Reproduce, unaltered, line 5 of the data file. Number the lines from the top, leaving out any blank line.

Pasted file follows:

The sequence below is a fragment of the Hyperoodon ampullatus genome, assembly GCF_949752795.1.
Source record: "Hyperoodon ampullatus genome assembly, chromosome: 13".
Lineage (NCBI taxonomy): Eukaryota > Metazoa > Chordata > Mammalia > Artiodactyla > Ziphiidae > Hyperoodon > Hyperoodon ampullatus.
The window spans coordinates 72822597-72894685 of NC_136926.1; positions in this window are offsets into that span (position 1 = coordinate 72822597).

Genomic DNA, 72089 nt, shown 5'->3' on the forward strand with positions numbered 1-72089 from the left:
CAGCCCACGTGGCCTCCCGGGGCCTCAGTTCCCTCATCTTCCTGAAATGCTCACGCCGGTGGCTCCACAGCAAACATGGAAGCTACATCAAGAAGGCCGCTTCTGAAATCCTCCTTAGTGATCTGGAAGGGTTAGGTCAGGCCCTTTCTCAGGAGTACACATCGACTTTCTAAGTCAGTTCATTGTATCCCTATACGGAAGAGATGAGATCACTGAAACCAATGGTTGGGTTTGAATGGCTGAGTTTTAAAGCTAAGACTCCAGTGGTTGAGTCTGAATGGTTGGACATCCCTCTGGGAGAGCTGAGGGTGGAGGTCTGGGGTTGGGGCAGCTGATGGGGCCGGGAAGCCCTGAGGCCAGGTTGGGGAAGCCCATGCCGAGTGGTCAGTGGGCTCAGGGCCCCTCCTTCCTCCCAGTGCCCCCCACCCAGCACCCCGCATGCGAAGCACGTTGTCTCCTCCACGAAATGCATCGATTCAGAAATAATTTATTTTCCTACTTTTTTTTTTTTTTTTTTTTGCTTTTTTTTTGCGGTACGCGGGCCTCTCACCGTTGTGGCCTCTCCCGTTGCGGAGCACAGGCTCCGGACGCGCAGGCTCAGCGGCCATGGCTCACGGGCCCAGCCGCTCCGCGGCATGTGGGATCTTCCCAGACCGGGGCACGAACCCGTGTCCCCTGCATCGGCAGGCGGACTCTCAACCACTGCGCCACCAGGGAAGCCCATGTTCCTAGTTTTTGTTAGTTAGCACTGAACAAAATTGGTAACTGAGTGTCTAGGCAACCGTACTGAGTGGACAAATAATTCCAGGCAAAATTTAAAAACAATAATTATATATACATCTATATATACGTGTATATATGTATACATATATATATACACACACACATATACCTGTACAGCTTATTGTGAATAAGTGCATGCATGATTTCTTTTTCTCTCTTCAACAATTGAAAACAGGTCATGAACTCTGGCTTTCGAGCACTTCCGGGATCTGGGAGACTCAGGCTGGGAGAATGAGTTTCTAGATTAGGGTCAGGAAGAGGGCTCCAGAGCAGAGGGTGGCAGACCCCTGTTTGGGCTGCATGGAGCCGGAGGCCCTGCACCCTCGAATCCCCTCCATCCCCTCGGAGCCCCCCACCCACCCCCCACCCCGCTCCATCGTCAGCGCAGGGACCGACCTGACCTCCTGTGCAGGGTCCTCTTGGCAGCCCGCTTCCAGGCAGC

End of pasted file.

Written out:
Genomic DNA, 72089 nt, shown 5'->3' on the forward strand with positions numbered 1-72089 from the left: